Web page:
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4 Lessons from the largest student movement you’ve never heard of

on October 30, 2012

This blog post is from David Schwartz, Campaign Director at Real Food Challenge.

Over 40,000 students took action together last week and the mainstream media hardly covered it.  Surprised?

Northeastern University's Food Day event.

You shouldn’t be.  It wasn’t an Obama rally.  And it wasn’t a revolt in the Middle East. While media pundits were fixated on which candidate scored more cheap political points, an unprecedented number of college students came together with Real Food Challenge and Food Day for an incredible national day of action. The truth that motivated us is simple: if we ever hope to jumpstart the economy, become energy independent or deal with our nation’s healthcare crisis (as the candidates claim they will), we must fix our food system first.

Why food? Why now? Student leaders will tell you:

  • If you’re concerned about energy and climate change... Our food and agriculture sectors contribute a full 33% of all greenhouse-causing gasses.
  • If you’re worried about the economy...  CNN reports that 5 out of the 7 worst paying jobs in America are in the foodservice sector.
  • If you’re worried about our health...  The Center for Disease Control predicts that the youngest generation of Americans today (us!) will live shorter lives than their parents (for the first time in American history!), because of the food they eat.

That’s why students on 286 college campuses -- from D1 schools like Duke and UNC to small liberal arts schools like Northland College -- took action, educating their communities on the dire need for a real food system, and the looming consequences of persisting in apathy.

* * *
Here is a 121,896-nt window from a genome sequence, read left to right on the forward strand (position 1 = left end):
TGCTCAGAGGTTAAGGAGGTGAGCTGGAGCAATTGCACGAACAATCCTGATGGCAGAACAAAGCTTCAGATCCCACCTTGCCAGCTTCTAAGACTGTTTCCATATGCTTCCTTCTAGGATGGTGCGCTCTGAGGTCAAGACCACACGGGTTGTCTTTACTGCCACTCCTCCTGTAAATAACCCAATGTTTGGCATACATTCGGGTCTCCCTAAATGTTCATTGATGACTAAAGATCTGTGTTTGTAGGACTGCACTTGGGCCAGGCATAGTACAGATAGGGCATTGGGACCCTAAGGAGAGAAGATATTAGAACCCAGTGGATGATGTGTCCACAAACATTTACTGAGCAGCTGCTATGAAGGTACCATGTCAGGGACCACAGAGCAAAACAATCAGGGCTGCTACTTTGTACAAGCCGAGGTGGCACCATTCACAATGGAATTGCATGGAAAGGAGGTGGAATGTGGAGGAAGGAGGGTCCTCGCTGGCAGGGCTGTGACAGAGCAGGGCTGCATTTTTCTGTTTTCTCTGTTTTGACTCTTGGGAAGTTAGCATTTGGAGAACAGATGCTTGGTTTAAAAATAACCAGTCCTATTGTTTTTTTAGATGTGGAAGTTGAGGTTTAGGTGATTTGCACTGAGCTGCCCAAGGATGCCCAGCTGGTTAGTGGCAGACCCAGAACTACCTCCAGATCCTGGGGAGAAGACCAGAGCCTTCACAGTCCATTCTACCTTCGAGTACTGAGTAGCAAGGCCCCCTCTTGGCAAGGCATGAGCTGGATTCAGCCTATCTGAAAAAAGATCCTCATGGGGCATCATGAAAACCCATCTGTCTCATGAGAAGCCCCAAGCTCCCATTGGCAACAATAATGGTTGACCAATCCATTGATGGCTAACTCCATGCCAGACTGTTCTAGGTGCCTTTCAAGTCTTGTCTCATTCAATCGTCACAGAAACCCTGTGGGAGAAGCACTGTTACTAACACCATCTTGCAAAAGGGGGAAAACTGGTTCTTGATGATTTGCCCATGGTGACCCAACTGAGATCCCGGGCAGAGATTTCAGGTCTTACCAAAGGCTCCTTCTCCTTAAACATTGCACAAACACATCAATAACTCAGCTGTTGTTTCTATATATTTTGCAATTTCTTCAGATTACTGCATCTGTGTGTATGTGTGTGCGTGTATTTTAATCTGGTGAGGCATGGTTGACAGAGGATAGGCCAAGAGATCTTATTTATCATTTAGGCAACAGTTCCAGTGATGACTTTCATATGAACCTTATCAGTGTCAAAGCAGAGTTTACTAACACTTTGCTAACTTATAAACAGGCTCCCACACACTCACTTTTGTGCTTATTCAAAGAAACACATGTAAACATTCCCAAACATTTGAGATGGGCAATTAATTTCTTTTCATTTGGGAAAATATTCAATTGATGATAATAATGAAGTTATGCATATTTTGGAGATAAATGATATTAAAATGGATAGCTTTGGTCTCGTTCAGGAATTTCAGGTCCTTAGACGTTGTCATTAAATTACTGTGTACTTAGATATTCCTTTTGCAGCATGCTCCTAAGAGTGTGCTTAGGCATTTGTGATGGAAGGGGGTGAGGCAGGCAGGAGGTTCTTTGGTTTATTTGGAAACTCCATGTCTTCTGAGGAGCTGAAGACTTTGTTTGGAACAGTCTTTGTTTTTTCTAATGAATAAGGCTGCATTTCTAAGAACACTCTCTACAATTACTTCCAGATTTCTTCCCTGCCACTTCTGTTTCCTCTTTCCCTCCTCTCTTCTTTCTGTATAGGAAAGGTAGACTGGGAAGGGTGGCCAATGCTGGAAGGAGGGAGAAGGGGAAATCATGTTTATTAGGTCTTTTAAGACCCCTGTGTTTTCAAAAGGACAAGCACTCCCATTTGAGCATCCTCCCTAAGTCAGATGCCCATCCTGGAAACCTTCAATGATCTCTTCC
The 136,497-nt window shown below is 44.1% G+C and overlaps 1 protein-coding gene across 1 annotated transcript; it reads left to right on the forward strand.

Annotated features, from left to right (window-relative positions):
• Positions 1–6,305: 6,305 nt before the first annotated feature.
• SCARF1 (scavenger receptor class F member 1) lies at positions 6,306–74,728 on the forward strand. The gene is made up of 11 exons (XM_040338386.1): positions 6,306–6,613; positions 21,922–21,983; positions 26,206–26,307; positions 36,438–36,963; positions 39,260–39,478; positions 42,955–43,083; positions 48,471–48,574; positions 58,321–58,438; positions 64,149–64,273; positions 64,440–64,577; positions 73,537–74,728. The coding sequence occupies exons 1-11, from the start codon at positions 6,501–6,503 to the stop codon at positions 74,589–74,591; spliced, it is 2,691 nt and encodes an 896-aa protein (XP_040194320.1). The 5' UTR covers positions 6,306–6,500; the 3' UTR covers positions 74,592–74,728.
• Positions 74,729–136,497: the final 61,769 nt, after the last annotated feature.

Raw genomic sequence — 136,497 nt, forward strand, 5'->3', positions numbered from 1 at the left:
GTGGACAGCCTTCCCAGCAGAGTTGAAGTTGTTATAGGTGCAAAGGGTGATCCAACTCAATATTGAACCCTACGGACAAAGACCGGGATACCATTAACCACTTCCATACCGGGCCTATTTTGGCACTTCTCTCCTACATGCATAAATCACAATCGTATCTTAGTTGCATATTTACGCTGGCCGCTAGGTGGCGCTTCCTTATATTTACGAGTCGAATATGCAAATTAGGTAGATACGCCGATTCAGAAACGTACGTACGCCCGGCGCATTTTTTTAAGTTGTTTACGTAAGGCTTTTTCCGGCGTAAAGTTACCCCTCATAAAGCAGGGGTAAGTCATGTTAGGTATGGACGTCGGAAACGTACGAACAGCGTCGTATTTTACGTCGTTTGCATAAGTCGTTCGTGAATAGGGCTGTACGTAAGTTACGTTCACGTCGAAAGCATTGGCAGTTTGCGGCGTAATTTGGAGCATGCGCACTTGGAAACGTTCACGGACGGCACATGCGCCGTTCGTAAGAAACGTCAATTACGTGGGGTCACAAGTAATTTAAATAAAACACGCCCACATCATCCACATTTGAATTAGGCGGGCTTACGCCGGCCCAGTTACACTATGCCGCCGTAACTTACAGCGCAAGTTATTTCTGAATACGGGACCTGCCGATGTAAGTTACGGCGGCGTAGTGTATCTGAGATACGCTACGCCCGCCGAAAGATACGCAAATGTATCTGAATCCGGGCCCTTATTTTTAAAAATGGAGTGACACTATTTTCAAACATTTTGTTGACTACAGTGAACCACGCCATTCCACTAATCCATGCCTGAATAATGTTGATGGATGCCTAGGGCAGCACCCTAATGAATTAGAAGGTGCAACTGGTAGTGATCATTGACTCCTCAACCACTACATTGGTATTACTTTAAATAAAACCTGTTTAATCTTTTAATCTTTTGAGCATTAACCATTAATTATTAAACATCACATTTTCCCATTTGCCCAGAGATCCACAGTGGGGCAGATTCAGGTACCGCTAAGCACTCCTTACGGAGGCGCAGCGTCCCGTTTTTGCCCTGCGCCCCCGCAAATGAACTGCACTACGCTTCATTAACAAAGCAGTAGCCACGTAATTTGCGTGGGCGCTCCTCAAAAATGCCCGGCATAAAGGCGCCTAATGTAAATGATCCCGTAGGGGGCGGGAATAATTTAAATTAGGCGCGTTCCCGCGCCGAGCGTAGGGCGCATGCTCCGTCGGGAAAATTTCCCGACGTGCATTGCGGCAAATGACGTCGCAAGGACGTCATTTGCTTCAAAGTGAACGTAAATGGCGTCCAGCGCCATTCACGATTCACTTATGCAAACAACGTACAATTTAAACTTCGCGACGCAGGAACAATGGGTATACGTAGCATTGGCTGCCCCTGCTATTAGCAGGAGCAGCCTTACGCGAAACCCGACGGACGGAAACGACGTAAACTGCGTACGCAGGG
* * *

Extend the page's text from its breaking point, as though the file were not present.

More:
Food Day showed us how much power and progress we’ve already generated.  It also highlights some important insights about our path forward:

1) Changing institutions will change our food economy.

University of Mississippi, '12

Oddly enough, students may have before them the fastest way to turn our food system around.  Colleges and universities spend $5 billion of food every year and feed 17 million young people.  Moreover, the higher education market consistently leads industry trends.  A change there, has powerful implications.

A shift by colleges and universities to buying local and community-based, fair, ecologically sound and humane foods—what we call ‘real food’— could catalyze a major shift in our nation’s food landscape. First, it will mean incredible new markets for tens of thousands of small farmers and food businesses.  Second, it will increase food literacy and provide healthier food options for millions of young people.  Moreover, a focus on change in college and university food purchasing has the added benefit of educating a new generation of leaders to drive the food movement in decades to come.

While Farm Bill reform languishes in Congressional gridlock, students and other university leaders are already transforming their institutions and supply chains here and now.  Similar work in hospitals and other big institutions may offer the next big step forward in making real food the norm, not the exception.

2) Real Food requires real organizing.